“Bach in Wartime”, and New Song!

One thing Brian Eno points out, is that art should be an extension of an artist’s philosophy of all life. Some might say that the effect is similar to the observations of anthropologists who note that members of a culture are unable to accurately perceive their own culture. Many times this is done unintentionally; we don’t take time to self-reflect and parse the weeds to suss out a “life-philosophy”.

But we artists ARE communicating something.

What is that something?

Is it the same thing that I’d want to communicate?

It could be chaos and its descendants. Punk rock. Rock n roll deconstruction from nihilism made sound waves.

It could be the excruciating and exact reproduction of the image of a ship (like the Neo-classicists).

It could be transcendence through beauty. (Like the Existentialists/Romantics)


Maybe Dadism and Surrealism strikes your fancy? Letting anti-art wash over your mind, allowing neural pathways to try to create order where there is none.


So you can see where I’m going—philosophy influences style.
Shoenberg, Webern and Berg needed a way to communicate the heartbreaking horror of the Holocaust, and they settled into atonal 12-tone serialism.
In her fantastic collection of reflections Walking on Water, Madeleine L’Engle comments that folks love Bach in wartime because even tempos, fully functional harmony, and deliberate cadences gives us a sense of structure, rigidity, and security. In peacetime people can dance. They can experiment.


What other examples can you think of?
There’s a musician I’m familiar with that only uses modular synths from a certain era ALSO is a Quaker and tries to put the Quaker view of plainness and simplicity into all his work—something I found very interesting and to my point.
Limitations for a Creative System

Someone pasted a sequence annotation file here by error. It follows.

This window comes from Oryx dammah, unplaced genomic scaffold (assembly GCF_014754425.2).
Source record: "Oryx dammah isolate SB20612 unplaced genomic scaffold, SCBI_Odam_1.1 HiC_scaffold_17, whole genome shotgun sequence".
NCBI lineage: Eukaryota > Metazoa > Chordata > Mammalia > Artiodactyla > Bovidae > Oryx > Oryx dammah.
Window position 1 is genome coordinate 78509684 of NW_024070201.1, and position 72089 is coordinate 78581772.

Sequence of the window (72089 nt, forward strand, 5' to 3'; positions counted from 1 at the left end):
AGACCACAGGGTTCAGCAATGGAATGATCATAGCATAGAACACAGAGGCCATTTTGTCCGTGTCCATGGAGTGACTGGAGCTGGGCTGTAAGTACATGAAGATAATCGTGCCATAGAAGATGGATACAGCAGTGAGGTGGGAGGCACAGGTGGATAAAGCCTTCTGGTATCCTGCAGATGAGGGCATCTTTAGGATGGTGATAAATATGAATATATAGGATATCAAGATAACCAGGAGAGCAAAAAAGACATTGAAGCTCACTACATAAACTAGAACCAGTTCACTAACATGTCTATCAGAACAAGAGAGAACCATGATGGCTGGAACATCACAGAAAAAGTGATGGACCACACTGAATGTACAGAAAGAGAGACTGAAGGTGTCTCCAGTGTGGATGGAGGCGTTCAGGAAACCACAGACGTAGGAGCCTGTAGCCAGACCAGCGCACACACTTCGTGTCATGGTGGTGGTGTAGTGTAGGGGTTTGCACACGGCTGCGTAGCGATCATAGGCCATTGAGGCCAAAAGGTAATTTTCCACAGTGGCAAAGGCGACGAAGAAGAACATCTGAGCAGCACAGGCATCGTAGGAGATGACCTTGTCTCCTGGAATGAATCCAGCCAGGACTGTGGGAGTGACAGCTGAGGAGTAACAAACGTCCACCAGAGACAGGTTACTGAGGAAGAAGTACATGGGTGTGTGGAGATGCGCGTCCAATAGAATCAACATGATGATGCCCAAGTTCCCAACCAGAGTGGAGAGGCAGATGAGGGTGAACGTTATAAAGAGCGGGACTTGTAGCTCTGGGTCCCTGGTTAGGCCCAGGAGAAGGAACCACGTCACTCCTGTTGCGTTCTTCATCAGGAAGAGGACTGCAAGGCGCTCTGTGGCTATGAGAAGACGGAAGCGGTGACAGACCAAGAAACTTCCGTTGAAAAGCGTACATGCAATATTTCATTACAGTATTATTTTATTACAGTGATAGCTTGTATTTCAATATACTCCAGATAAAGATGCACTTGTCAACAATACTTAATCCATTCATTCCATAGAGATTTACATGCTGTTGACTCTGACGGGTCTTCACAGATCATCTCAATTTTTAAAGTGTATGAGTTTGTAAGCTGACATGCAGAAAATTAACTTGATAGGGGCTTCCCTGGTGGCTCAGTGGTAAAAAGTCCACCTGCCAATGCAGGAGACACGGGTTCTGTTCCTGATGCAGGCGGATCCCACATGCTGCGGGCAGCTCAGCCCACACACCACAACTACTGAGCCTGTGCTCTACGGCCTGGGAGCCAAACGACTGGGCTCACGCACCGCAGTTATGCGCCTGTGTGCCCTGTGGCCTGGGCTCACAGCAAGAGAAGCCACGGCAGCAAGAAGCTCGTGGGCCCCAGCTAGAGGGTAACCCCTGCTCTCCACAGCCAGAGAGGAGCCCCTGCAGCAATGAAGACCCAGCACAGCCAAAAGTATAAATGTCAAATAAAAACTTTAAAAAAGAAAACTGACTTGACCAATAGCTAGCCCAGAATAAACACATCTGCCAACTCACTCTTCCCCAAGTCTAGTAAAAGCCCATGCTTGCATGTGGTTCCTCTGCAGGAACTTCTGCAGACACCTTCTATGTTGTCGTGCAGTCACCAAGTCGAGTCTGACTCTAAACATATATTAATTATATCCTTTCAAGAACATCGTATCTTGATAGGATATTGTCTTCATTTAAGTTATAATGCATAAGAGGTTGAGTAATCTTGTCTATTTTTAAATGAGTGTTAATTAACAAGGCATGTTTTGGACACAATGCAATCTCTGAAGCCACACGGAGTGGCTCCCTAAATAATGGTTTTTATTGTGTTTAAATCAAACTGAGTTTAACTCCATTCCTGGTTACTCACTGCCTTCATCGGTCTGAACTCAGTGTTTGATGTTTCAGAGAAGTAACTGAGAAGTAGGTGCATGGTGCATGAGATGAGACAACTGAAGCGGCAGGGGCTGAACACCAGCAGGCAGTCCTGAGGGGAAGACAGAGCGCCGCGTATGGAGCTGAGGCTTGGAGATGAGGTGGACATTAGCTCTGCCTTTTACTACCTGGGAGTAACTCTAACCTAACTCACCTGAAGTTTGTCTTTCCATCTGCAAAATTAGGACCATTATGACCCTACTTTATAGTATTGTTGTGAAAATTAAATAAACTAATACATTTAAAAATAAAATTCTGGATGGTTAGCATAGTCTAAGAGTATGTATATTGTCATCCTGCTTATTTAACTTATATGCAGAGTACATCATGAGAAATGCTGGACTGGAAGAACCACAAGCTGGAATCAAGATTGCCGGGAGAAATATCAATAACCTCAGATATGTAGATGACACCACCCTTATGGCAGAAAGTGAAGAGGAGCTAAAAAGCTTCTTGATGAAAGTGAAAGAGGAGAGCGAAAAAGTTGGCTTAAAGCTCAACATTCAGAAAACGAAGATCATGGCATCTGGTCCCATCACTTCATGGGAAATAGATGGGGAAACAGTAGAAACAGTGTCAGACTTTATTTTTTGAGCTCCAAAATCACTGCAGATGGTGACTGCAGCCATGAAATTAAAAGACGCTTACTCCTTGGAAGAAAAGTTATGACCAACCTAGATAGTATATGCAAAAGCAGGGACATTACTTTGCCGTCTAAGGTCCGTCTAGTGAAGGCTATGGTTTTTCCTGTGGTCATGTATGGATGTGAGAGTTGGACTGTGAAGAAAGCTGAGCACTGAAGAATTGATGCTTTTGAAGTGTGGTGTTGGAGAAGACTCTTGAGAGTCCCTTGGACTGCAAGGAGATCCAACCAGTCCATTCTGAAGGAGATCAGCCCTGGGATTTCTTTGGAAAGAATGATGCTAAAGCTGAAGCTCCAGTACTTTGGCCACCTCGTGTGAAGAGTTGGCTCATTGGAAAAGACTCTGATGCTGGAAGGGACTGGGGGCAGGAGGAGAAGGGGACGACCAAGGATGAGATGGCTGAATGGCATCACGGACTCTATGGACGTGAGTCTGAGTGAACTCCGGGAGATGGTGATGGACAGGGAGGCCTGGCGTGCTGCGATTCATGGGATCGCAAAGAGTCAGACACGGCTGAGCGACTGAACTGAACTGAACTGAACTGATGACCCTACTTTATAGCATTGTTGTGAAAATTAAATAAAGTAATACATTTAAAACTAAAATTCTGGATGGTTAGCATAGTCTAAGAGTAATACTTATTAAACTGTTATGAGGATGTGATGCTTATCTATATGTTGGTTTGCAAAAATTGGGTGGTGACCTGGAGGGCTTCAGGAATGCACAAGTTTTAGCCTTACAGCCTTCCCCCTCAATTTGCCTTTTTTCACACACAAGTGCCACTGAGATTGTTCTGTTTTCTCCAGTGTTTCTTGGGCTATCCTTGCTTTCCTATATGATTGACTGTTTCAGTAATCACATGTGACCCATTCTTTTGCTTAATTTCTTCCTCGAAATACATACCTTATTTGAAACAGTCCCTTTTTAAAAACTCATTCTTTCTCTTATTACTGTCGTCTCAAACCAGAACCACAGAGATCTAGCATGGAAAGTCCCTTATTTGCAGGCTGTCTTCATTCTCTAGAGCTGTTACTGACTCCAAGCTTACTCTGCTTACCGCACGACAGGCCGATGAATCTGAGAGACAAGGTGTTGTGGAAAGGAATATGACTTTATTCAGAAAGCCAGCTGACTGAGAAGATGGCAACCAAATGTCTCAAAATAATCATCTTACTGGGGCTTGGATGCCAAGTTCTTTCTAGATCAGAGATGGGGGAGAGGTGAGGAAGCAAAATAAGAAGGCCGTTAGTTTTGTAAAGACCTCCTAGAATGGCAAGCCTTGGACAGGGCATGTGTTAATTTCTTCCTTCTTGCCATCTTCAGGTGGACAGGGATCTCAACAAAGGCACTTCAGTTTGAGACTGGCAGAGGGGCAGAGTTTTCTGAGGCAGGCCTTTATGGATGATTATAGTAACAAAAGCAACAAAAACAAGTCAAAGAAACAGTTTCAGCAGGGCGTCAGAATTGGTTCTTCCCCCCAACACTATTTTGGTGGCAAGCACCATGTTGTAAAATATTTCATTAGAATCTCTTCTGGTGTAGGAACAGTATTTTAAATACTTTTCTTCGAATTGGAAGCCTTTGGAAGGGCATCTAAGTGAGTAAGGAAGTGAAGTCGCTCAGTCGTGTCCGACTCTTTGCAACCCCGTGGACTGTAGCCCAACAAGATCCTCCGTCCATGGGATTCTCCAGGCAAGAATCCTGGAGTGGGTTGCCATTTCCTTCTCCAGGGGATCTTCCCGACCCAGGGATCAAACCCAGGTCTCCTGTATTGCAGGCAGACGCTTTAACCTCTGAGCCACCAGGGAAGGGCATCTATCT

As I’ve mentioned, I’m in the deep of tracking a new full length record, Precious Melodies Against Satan’s Devices, and it should be released by the fall! I’m very stoked on the new songs, and I discovered years ago that creative limitations help the whole thing go quicker. I generally make records by myself, and limitations help create the “voice” of other band members, dissidents, opposing view points from which to carom—without ever talking to a soul. I look at the “Fredkin Paradox principle—(your decisions take longer the more similar your options) which I’ve written about before, and I use the creative limitations to create riverbanks for my creative stream to flow through.
The last record (Unreliable Narrator) I had a few limitations:
  • No electric guitars (broke this one, but that’s ok)
  • Always choose the weird way – between two choices, I’d choose the one more elaborate, baroque, or rabbit-trailed
  • Drum programming over live drums
If you’ve listened to the previous record (Slingblades of Husbandry) you may notice an inverse relationship. Slingblades centers around electric guitars, economical pop songwriting, and live-band drum and room sounds. Many of the artistic/musical movements listed above are reactions to other movements on that list. In fact, ALL artistic movements are reacitons against other philosophies, trends, and movements.
Current Limitations for Precious Melodies Against Satan’s Devices
now I’m trying a few different things, I have a type of album-structure archetype that I like to follow, mostly dynamically and a “vibe” kind of thing. Maybe that’s a whole ‘nother blog for the future.
  • Thinking about a fictional band and sticking to a lower number of tracks for the arrangement.
  • Try to use more “live” instruments: MicroBrute, Juno, rather than in-the-box instruments. But if they sound better, then hey.
  • I wanted to use a Rickenbacker electric through a Vox AC-30 for the backbone of most tracks. I wasn’t able to get my hands on one (if you have one you’re looking to lend me or sell, hit me up!) so I’m borrowing an SG. I’ve been sticking to single-coils the last decade or so, especially my Jazzmaster.
I like fast ones, slow ones, that means really upbeat/driving, and at least one acoustic one thrown in there to really bring down the whole dynamic level. I actually tracked that one yesterday, and here is a link to an unfinished version, just for the followers of this site! It’s called “Shine for You”.


Watching: Orange Is The New Black – S3
Listening: Candy Butchers – Hang On Mike
Reading: Just Do Something by Kevin DeYoung
Playing: Alien Isolation (XBOX 360)

Practical Magic

How do we use technology without it letting it use us? Been thinking about this idea lately, some recent films have thrust this theme to the forefront (like the superb Ex Machina) and smart men like Stephen Hawking and Elon Musk’s implicit cries not to develop a high-level artificial intelligence give me gooseflesh. But has there been a recent shift in the way technology has been approached in filmmaking?

Maybe we’ve reached critical mass?

Maybe we’re learning to use technology and not let it use us–letting every action movie smear into a Michael Bay-brown?